We hiked along the East Fork of the Cimmaron river for 6-7 miles before turning back. The snow melt along all the ridges provided us with a grand total of 27 waterfalls seen along the hike. Only 3 of them appeared large enough to last all summer. To celebrate the end of the trip, we had planned to soak in the Ouray Hot Springs, but the pool was beyond crowded. After a huge meal and a marzipan mouse, we left happy.
And now for my 4th of July Soapbox edition: Local geographers really need some imagination! If I had a nickel for every Bear Creek, Clear Lake, Lookout Mountain, Turkey Gulch, etc... I'd have enough to pay a therpist for all the angst these repetitive names cause me. Each county here has a Bear Creek Trail, so that's 4 Bear Creek Trails within a few hours drive... Sunlight Mountain, Storm King Peak... you'd think those would be slightly more original, but there's multiples within the Colorado Rockies. Equally mind-numbing is naming a natural feature after a person. Lame! So I propose geographers comb through this lousy nomenclature and put at least 5 seconds of thought before giving a major landmark a name.
Which is a nice segue into my next rant. Botanists, get your taxomy stable for once! Not only are the names churning constantly, but even the family definitions are fluid. I know there's good reasons behind some of the churn, but some of it is just stubborness and following rules for the sake of rules. Easy for me to complain about, but common names sometimes seem more useful (although some are miseleading, redundant, and worthless too). Still, it's strange to express disdain for regional common names when the scientific names are regional and temporal.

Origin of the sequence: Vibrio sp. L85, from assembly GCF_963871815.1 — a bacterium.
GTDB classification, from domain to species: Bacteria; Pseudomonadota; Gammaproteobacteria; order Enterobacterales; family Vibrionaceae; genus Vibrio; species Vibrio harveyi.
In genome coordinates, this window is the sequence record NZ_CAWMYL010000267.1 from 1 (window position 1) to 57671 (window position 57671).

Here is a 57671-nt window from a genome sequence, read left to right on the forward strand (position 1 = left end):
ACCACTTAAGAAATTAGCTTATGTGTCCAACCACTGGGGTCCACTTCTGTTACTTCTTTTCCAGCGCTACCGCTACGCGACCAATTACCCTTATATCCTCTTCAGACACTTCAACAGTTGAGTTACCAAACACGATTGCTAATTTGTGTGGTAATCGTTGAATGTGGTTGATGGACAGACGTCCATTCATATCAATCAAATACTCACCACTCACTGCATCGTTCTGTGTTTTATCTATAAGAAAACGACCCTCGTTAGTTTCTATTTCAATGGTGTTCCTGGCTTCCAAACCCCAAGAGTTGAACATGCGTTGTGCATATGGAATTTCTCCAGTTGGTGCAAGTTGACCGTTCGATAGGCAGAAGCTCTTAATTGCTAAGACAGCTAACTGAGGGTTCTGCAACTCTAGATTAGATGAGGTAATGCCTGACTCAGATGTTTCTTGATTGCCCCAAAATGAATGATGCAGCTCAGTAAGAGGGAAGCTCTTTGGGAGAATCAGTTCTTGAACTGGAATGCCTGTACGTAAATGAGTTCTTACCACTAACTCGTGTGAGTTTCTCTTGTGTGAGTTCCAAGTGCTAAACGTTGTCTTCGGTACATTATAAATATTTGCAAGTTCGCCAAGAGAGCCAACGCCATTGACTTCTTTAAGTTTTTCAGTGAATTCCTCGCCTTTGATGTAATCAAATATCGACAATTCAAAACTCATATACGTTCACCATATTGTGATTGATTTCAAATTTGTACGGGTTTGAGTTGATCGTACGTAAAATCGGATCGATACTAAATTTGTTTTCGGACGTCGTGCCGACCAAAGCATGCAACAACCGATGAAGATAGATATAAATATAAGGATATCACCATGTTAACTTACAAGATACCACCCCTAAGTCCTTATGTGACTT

Finally, I'd like to wish STS-135 a wonderful flight as Atlantis and the space shuttle fleet flies for one last time into the Big Blue.
Hi, my name is Tom. I recently finished a nice career in telecom, and now focusing on one of my primary interests, systems ecology. I have worked with the Nature Conservancy and the National Park Service, from coast to coast, doing restoration ecology.
I try to update this blog bi-weekly; The first post from Nov. 2007 explains more about who I am and what I do.